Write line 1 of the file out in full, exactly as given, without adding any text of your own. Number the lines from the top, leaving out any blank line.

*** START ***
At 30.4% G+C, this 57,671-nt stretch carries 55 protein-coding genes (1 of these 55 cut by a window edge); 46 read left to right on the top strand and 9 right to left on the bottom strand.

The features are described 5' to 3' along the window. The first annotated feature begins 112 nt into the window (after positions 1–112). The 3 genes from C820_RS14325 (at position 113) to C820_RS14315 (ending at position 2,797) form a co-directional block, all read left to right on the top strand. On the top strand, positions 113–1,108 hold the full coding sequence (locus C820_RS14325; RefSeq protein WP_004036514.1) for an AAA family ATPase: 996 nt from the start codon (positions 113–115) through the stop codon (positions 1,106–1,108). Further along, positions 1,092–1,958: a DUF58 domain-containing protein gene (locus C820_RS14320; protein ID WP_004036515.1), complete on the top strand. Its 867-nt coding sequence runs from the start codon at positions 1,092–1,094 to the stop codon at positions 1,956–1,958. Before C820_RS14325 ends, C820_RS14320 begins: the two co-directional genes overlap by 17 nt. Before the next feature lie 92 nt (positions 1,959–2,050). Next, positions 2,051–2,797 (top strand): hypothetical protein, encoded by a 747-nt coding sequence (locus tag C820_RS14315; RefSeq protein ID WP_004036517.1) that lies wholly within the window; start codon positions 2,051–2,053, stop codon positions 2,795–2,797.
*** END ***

At 30.4% G+C, this 57,671-nt stretch carries 55 protein-coding genes (1 of these 55 cut by a window edge); 46 read left to right on the top strand and 9 right to left on the bottom strand.